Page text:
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Microsoft Gets in on the Browser Hijacking Game

Posted on by Arnon Erba in News

Update 2/12/2020: Microsoft has reversed their decision to automatically install the Microsoft Search in Bing extension. The extension will still be made available but will not be automatically deployed with Office 365 ProPlus. The original post continues below:

Starting next month, Microsoft plans to use Office 365 ProPlus to push a browser extension for Google Chrome that will change users’ default search engines to Bing. Version 2002 of Office 365 ProPlus will forcibly install the Microsoft Search in Bing extension for all Chrome users who do not already use Bing as their default search engine.

Understandably, many system administrators are frustrated with the announcement, as unwanted browser extensions that change end-user settings are usually considered malware and are blocked accordingly. In fact, Microsoft’s own security tools already block dozens of programs that exhibit similar behavior.

On GitHub, users are responding to the change by opening issues in the OfficeDocs-DeployOffice repository. So far, it does not appear that Microsoft has responded to this influx of unsolicited feedback outside of publishing a blog post extolling the virtues of Bing.

Who Is Affected?

At this point, only businesses that have deployed Office 365 ProPlus are affected. Depending on the organization’s Office 365 license, ProPlus is the version of Office delivered to end-users when they install Office from the office.com portal. According to Microsoft, not all Office 365 plans include the ProPlus version of Office:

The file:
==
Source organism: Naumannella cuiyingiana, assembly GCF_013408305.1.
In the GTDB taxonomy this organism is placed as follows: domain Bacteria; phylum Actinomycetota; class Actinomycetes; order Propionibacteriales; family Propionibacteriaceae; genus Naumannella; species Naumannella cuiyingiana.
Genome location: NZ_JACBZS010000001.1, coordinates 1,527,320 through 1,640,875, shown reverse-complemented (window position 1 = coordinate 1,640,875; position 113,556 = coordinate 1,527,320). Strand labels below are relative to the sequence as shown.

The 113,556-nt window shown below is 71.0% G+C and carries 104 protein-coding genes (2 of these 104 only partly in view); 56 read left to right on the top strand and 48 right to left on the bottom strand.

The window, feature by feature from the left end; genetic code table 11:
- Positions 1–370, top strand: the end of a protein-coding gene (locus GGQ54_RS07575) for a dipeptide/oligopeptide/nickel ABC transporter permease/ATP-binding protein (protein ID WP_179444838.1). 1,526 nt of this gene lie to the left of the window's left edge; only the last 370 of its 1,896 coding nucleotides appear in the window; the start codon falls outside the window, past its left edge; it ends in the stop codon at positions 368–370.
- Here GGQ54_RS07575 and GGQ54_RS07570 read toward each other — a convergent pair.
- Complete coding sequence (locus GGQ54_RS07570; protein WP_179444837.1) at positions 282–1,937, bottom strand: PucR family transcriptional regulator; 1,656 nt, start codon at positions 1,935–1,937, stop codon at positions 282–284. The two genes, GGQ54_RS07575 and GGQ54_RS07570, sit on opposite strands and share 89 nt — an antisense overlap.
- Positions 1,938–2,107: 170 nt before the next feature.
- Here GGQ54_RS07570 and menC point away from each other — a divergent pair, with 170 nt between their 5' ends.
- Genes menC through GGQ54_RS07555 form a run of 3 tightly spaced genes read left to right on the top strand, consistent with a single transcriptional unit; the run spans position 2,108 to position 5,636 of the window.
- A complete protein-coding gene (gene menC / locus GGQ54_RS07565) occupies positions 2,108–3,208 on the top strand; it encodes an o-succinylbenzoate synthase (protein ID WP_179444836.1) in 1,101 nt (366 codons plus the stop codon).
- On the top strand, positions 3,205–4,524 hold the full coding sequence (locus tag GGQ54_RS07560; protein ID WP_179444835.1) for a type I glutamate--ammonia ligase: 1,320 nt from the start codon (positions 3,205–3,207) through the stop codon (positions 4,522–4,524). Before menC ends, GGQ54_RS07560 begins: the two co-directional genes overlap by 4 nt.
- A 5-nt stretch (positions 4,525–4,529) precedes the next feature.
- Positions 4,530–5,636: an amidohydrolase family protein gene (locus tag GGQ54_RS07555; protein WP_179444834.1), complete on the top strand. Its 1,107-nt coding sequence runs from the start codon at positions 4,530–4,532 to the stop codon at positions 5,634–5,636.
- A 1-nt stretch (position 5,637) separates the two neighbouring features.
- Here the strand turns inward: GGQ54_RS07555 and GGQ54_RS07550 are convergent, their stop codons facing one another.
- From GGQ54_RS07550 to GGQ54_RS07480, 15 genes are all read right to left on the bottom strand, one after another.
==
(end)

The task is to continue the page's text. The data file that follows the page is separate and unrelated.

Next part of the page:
This extension is included only with Office 365 ProPlus. It isn’t included with Office 365 Business, which is the version of Office that comes with certain business plans, such as the Microsoft 365 Business plan and the Office 365 Business Premium plan.

Firefox Is Next

According to Microsoft, a similar extension for Firefox is also on the way:

Support for the Firefox web browser is planned for a later date. We will keep you informed about support for Firefox through the Microsoft 365 Admin Center and this article.

Removing The Extension

By making the extension an opt-out feature, Microsoft is putting the onus on system administrators to deploy a method for blocking its installation. While there are official ways to prevent the extension from being installed, there is no easy Microsoft-supported method for removing the extension once it has already been deployed. Instead, Microsoft recommends running the following command as an administrator on each affected machine using a script:

C:\Program Files (x86)\Microsoft\DefaultPackPC\MainBootStrap.exe uninstallAll

It should also be possible to blacklist the extension with the 3rd party Group Policy templates for Chrome and Firefox provided by Google and Mozilla.

Unfortunately, Group Policy and other enterprise management tools do not always apply to BYOD devices, leaving users who install Office on their personal machines with little recourse except to notice and remove the extension on their own if they find it undesirable.

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